HOW TO HELP seniors who are struggling with Dementia to stay more healthy and happy?
Staying mobile is one of the keys to stay healthy and happy. Whatever approach you choose, try to make it dependable, and as much pleasant as possible, so it will be comfortable and reassuring instead of new and challenging. Here are some suggestions:
Don’t leave the person at home alone
Try to keep your loved ones connected to people who are important to them and your relative
Go with them for walks and stop for snacks or drinks
Go to the places of interest, which often trigger old memories and interesting conversation
Drive in the country or just around the neighborhood can be soothing too
Limit errands to one or two a day.
Honor who the person is now and who she or he was before the disease.
Give the person a purpose and feeling to be needed.
Love. Give a lot of love. It makes the person feel safe and cared for.
Don’t let your fear that he may make a mistake in public stop you from trying a potentially enjoyable activity.
If something goes wrong try to stay calm. People with Dementia or Alzheimer’s are more sensitive to your response that to the mistake.
Try to ignore any rude comments, or stares that may come your way and revel in the kindness you will encounter.
Never argue with the person with dementia. It causes agitation for both of you and makes everything harder.
Be patient, It can take someone with dementia longer to understand your question and come up with an answer.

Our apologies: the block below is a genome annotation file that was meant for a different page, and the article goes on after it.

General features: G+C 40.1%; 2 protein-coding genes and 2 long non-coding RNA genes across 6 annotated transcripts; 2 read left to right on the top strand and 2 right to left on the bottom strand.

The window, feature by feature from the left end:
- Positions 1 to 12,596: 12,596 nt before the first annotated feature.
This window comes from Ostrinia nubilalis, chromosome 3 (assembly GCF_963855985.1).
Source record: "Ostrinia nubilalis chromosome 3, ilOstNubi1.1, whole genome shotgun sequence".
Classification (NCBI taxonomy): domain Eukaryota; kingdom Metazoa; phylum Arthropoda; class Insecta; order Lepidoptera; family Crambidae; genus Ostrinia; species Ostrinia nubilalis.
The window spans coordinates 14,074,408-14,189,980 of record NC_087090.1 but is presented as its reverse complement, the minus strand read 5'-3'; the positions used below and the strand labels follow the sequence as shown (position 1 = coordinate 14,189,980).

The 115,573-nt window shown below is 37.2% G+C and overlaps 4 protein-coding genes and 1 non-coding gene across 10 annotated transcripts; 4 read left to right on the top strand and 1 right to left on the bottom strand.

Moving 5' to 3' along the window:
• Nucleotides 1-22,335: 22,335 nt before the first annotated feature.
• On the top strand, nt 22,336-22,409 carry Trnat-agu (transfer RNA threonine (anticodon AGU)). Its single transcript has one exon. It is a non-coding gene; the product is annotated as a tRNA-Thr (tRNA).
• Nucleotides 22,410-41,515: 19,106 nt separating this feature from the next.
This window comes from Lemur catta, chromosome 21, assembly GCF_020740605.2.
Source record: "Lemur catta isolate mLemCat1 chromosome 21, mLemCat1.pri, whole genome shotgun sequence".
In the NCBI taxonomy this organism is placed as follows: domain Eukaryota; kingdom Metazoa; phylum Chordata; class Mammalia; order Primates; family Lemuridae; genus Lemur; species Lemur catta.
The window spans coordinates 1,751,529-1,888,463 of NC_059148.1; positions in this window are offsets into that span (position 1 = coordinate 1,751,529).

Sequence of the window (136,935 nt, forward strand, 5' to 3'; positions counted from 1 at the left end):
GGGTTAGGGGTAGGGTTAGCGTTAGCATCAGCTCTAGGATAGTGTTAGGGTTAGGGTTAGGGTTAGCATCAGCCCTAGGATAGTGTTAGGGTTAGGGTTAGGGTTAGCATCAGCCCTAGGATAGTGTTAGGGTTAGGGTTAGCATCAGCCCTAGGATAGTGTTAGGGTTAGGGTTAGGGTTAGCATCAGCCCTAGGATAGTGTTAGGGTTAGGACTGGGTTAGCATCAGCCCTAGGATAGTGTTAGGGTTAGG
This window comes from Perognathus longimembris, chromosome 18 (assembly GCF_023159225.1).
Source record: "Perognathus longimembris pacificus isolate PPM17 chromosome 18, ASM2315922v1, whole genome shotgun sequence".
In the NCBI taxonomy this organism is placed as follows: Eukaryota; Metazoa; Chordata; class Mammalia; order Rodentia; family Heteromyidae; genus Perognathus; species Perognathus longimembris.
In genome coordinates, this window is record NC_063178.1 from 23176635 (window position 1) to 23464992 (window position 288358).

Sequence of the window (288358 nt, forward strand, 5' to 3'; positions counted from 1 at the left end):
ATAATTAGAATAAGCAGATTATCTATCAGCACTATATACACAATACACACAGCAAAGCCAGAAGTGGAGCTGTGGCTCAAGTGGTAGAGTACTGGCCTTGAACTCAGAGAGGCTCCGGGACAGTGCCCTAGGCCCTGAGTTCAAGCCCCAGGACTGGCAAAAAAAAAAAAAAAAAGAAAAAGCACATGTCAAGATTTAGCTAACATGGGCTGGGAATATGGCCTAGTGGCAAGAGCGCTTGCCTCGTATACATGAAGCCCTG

Redirect. If the person is frustrated or upset, try changing the topic. Suggest a favorite activity.
Simple. Keep sentences simple to facilitate communication. Talk about things from the past. Recent memories will fade more quickly
Validate feelings and thoughts.
“Yes, It is Tuesday (even if it is Friday) but today we are going to do a Friday activity” Do not tell the person that he or she is wrong.
Be empathetic. He or she is frustrated by the disease too.
Follow the lead. If the person with dementia wants to tell the same story or wash the same dish over and over again, let them.
Investigate. If the person is agitated, he or she may not be able to tell you why; Is she hungry, or thirsty? Tired?
Keep eye contact. It establishes trust and helps you make a connection.
Person with dementia should be involved in doing home chores. Even if it is done wrong, the person will feel worthy and useful.